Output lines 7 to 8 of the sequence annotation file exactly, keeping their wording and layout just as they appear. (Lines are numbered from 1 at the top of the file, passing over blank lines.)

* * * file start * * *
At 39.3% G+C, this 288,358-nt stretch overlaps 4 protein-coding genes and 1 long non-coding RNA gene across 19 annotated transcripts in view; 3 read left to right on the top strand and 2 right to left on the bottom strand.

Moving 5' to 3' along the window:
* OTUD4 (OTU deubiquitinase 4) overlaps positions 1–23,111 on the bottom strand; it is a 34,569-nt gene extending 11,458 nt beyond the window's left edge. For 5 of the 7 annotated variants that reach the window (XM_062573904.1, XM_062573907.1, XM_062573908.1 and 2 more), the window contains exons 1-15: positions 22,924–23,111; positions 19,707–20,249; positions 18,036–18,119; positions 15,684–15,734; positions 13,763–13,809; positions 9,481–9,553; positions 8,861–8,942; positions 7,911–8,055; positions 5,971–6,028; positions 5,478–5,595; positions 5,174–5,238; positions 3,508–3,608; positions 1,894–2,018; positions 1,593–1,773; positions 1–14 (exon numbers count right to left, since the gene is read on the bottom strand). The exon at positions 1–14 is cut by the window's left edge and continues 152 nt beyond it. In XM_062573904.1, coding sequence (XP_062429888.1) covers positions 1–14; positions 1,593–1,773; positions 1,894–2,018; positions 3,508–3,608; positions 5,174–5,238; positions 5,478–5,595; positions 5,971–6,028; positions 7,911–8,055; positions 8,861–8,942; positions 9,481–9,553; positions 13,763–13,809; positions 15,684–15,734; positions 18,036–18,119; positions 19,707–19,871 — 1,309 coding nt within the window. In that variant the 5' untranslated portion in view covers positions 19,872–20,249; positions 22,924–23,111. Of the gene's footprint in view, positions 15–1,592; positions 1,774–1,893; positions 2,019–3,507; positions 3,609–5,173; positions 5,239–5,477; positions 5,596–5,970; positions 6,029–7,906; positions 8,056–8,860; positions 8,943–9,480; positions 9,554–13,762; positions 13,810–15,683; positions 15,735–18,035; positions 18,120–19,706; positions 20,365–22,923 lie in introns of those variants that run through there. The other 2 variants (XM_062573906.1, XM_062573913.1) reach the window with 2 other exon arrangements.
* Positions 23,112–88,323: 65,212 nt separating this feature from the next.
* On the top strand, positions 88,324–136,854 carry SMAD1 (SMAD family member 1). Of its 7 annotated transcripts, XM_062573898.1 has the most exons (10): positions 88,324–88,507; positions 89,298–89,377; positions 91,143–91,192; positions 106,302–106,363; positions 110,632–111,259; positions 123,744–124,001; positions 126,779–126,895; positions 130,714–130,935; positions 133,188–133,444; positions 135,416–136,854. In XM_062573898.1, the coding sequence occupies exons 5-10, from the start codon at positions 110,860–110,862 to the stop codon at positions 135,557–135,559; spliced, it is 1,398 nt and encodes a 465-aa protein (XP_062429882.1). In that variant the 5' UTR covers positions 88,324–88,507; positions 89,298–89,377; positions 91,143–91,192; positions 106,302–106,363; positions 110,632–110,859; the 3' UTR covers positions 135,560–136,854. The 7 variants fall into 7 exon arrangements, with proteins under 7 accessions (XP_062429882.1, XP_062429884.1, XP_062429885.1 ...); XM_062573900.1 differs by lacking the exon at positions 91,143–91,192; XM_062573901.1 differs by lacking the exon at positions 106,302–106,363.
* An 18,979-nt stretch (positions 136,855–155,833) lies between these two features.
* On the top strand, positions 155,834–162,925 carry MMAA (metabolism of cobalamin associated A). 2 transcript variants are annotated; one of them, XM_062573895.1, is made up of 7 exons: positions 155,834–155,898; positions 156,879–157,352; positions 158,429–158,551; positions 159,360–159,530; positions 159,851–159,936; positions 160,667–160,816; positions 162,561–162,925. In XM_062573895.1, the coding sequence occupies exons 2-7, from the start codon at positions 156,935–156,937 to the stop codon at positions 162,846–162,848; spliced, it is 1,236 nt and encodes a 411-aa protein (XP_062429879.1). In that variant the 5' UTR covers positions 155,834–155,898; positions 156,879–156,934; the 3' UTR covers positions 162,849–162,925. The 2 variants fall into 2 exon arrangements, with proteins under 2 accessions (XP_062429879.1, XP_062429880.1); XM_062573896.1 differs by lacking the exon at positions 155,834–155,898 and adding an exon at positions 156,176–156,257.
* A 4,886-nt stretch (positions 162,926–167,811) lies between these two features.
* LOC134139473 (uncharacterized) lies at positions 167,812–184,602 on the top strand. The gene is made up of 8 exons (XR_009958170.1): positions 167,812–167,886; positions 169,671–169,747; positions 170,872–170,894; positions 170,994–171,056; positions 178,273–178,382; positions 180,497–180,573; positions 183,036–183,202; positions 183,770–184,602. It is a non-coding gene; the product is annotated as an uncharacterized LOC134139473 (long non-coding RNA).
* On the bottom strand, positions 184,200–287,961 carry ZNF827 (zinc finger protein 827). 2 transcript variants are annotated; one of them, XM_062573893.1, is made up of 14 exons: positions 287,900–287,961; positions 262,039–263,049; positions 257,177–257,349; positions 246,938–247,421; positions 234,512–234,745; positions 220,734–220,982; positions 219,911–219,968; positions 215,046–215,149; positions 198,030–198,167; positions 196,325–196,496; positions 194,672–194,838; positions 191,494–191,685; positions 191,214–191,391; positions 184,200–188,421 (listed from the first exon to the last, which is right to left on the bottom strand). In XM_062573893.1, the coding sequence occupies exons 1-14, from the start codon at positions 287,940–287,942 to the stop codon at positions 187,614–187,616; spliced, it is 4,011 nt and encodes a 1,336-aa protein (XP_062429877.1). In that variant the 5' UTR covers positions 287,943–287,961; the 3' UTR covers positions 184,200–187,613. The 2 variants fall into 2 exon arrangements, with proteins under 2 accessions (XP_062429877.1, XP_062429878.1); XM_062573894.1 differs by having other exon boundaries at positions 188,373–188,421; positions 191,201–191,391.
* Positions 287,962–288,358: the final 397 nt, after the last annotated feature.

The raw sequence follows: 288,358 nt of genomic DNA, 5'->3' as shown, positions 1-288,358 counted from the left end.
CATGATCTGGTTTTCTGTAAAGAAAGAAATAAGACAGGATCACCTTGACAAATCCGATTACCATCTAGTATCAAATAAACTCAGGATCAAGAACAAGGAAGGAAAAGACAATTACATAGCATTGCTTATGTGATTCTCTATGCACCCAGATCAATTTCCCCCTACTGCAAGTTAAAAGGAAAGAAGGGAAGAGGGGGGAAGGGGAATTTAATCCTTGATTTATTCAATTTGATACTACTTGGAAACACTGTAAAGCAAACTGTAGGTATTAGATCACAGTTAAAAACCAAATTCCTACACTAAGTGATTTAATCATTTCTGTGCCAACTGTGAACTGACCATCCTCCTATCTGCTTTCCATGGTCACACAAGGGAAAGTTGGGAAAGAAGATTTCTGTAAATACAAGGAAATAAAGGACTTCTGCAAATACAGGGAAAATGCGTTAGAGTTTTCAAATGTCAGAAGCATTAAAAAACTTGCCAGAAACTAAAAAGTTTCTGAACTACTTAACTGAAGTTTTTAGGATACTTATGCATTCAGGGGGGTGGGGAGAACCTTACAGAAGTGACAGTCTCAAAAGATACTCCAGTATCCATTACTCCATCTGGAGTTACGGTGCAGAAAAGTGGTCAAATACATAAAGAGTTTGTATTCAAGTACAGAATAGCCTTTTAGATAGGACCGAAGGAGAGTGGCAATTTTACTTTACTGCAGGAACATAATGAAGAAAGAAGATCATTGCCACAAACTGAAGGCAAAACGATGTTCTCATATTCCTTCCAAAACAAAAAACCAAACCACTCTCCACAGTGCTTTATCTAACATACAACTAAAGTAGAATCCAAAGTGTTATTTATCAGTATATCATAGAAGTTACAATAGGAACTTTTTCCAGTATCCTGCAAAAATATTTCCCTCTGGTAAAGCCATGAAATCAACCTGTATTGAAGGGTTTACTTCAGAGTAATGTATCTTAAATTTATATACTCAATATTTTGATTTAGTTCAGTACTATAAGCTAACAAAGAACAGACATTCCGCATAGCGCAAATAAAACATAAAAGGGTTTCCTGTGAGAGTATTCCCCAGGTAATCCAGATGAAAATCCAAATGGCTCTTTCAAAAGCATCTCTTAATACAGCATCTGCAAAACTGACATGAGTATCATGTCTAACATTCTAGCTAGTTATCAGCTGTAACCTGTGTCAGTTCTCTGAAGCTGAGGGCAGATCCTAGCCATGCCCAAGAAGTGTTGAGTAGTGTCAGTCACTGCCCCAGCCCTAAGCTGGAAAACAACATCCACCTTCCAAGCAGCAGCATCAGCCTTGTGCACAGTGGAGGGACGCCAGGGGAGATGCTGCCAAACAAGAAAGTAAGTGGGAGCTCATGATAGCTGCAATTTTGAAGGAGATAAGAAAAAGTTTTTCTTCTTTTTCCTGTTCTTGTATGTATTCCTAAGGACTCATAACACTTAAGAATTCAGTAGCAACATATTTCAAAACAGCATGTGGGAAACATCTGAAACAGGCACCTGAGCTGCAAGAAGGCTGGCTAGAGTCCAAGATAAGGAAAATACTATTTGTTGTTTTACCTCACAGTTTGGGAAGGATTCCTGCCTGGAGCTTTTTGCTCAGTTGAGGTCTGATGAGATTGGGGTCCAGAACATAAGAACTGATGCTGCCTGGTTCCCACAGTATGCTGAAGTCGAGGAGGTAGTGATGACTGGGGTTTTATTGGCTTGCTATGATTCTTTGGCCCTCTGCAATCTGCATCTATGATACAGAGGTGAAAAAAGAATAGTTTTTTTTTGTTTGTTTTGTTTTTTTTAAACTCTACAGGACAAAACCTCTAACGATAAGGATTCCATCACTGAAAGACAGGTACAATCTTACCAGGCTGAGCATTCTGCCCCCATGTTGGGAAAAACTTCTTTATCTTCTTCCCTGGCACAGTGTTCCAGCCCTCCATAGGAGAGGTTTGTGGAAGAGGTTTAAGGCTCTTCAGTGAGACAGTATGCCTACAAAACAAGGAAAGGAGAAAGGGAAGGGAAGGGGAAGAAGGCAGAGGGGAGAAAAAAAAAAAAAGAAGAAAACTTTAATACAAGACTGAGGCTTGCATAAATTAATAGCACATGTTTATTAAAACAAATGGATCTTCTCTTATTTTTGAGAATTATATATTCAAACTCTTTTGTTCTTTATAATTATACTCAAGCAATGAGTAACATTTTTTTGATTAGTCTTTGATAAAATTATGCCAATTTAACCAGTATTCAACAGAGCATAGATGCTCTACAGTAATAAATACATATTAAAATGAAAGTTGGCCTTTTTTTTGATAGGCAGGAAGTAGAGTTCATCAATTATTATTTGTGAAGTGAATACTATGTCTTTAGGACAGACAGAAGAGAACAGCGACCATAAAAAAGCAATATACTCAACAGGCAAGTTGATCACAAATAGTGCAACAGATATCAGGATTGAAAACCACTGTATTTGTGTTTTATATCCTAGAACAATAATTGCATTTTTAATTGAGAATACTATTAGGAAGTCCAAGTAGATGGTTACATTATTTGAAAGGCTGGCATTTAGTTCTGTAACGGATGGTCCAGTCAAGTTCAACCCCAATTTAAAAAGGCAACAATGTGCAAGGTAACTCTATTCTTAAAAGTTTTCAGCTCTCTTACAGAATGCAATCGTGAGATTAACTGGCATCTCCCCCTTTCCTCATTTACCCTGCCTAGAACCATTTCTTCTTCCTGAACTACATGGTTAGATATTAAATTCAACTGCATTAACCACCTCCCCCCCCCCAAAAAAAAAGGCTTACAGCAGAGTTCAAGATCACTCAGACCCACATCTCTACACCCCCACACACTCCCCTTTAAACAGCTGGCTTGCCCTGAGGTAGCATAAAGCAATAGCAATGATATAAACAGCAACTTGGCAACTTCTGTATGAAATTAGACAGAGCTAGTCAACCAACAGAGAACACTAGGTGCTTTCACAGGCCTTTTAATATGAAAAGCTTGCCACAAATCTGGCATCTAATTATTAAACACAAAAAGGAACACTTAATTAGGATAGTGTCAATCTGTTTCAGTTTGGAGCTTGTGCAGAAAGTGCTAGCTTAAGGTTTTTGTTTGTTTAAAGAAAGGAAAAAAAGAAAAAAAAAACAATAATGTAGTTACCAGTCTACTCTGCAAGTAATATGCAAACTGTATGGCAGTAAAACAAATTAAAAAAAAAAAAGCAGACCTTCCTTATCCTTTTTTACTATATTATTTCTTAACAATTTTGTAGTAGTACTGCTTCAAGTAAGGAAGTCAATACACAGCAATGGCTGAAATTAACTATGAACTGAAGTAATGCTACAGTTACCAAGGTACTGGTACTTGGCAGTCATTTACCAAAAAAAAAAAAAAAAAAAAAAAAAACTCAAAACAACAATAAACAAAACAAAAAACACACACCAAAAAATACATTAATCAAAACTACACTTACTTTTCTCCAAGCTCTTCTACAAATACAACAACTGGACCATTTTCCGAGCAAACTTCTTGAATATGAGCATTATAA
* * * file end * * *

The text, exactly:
* On the top strand, positions 155,834–162,925 carry MMAA (metabolism of cobalamin associated A). 2 transcript variants are annotated; one of them, XM_062573895.1, is made up of 7 exons: positions 155,834–155,898; positions 156,879–157,352; positions 158,429–158,551; positions 159,360–159,530; positions 159,851–159,936; positions 160,667–160,816; positions 162,561–162,925. In XM_062573895.1, the coding sequence occupies exons 2-7, from the start codon at positions 156,935–156,937 to the stop codon at positions 162,846–162,848; spliced, it is 1,236 nt and encodes a 411-aa protein (XP_062429879.1). In that variant the 5' UTR covers positions 155,834–155,898; positions 156,879–156,934; the 3' UTR covers positions 162,849–162,925. The 2 variants fall into 2 exon arrangements, with proteins under 2 accessions (XP_062429879.1, XP_062429880.1); XM_062573896.1 differs by lacking the exon at positions 155,834–155,898 and adding an exon at positions 156,176–156,257.
* A 4,886-nt stretch (positions 162,926–167,811) lies between these two features.